Open Sources Meta 175B Parameter Chatbot MixerBot 3


BlenderBot 3, a chatbot with 175B parameters that can learn through real-time interactions with people “in the field,” was released as open source by Meta AI Research. In comparison to the prior BlenderBot version, BlenderBot 3 has a 31% higher rating from human judges.

On the Meta AI blog, a post describing the chatbot was published. The pre-trained language model OPT-175B is the foundation of BlenderBot 3. As a result, the bot’s tendency to “hallucinate” is less and talks are more coherent. The bot can also retrieve information from Internet searches and conversational long-term memory. Individuals in the United States can talk with the bot on an interactive demo site that Meta has created to assist collect more training data. To stop malevolent users from starting toxic conversations, Meta has also included multiple technologies for spotting foul language and trolling. As reported by the Meta team:

“We are committed to sharing organic conversational data collected from the interactive demo system as well as model snapshots in the future. We hope this work will help the wider AI community spur progress in building ever-improving intelligent AI systems that can interact with people in safe and helpful ways.”

It has been demonstrated that large pre-trained language models, like GPT-3, make solid chatbot foundations, especially when tweaked using dialog-oriented datasets. BlenderBot 2.0, which added the capacity to combine Internet search results and long-term conversation memory to the language model, was released by Meta in 2021. This significantly increased the bot’s factual consistency.

One drawback of the current strategy is that the datasets used for fine-tuning are created by researchers working using crowd-sourced labour, which inevitably restricts the volume and breadth of the data. The objective of Meta is to gather “organic interactions” with users using a chat interface that is open to the public. The Meta researchers have created a number of technologies to lessen the impact of toxic users and enhance the chatbot’s capacity to learn from these encounters, despite the hazards associated with this strategy.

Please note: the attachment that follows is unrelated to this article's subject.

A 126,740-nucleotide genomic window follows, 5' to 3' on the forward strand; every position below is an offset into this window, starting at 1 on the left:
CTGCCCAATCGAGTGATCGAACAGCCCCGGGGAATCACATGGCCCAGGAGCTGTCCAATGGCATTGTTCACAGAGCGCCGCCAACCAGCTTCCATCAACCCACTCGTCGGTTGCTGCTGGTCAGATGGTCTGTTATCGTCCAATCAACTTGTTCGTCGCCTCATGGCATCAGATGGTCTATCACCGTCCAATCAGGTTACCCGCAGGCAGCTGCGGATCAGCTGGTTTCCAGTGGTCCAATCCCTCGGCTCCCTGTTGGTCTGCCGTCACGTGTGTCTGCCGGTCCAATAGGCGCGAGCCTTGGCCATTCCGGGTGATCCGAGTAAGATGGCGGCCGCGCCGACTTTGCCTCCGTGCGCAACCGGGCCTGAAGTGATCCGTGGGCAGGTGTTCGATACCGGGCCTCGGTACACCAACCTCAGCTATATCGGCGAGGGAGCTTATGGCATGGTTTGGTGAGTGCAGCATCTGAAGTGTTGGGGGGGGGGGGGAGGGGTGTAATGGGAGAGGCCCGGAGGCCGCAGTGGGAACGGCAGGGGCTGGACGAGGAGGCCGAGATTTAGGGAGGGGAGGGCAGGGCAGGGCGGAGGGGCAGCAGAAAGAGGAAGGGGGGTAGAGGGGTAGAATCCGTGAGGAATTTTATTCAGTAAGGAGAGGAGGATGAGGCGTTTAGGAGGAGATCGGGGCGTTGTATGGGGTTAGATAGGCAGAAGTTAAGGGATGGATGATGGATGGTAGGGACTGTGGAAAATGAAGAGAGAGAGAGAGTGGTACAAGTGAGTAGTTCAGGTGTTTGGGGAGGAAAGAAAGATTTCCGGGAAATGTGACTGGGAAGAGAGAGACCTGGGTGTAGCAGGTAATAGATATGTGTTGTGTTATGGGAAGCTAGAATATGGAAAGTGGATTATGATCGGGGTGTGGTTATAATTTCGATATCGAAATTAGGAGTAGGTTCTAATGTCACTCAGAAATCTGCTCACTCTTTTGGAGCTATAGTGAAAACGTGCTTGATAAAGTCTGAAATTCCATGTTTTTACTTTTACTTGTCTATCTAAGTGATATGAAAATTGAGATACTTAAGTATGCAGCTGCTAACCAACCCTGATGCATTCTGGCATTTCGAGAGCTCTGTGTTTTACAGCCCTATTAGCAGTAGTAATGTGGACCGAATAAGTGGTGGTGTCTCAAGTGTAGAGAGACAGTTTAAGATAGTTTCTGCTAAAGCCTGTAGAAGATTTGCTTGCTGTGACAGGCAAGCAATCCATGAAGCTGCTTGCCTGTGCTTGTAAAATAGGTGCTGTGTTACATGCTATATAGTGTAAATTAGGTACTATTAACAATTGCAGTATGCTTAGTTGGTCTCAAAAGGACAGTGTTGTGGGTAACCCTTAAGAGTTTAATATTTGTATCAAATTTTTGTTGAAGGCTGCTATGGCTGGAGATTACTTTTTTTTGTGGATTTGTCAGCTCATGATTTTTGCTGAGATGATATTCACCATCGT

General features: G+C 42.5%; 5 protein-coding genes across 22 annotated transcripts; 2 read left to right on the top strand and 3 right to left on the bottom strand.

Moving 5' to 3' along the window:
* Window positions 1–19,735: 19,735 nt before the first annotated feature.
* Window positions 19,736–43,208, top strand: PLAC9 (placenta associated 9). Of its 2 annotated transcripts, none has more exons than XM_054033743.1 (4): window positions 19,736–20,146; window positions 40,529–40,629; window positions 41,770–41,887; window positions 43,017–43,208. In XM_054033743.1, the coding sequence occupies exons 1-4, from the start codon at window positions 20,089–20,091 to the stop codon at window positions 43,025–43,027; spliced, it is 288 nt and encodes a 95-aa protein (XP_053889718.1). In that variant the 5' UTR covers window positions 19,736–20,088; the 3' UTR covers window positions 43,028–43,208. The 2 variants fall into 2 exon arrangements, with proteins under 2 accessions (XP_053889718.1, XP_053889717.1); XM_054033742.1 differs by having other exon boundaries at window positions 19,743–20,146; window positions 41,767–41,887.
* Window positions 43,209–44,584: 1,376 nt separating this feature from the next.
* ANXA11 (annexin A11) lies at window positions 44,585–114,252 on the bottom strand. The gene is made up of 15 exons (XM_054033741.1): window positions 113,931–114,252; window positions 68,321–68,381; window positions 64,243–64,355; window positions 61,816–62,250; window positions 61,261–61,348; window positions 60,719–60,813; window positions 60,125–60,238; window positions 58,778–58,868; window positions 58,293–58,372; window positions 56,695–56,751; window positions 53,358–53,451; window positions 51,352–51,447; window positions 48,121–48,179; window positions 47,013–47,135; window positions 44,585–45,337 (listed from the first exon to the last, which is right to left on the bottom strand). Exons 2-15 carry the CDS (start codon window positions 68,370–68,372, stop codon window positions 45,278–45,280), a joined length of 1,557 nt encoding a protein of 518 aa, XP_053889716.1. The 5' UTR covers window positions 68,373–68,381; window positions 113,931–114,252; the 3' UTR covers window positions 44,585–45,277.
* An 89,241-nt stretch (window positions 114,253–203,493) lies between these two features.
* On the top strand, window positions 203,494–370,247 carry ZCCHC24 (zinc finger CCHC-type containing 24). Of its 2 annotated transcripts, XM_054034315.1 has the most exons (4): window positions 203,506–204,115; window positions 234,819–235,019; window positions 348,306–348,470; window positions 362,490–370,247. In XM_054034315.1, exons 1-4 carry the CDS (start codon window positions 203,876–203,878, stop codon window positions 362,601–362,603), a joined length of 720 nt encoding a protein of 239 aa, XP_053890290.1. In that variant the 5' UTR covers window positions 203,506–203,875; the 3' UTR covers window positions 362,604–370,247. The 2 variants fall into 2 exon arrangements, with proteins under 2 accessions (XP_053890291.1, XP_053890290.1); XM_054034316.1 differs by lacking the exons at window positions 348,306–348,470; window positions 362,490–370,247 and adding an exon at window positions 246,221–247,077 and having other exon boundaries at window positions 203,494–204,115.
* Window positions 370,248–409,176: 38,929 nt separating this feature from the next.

First, there is a “dislike” button on the chatbot interface that consumers can press if they don’t like the response the bot provided. This information is then used to train upcoming bot generations using a novel method called Director. The language generation model in this system has a language classifier that prevents the formation of negative word sequences. Meta has researched various methods for identifying hostile or troll user input and reducing its impact on training data. To test troll recognition techniques, Meta created the SafetyMix benchmark in conjunction with this research.

Three alternative iterations of BlenderBot 3 were produced by the Meta researchers, each with a different set of language model parameters. The ParlAI chatbot framework website offers the 3B and 30B parameter versions, as well as source code and training data sets. Currently, access to the complete 175B parameter model is restricted and only provided upon request to specific researchers.


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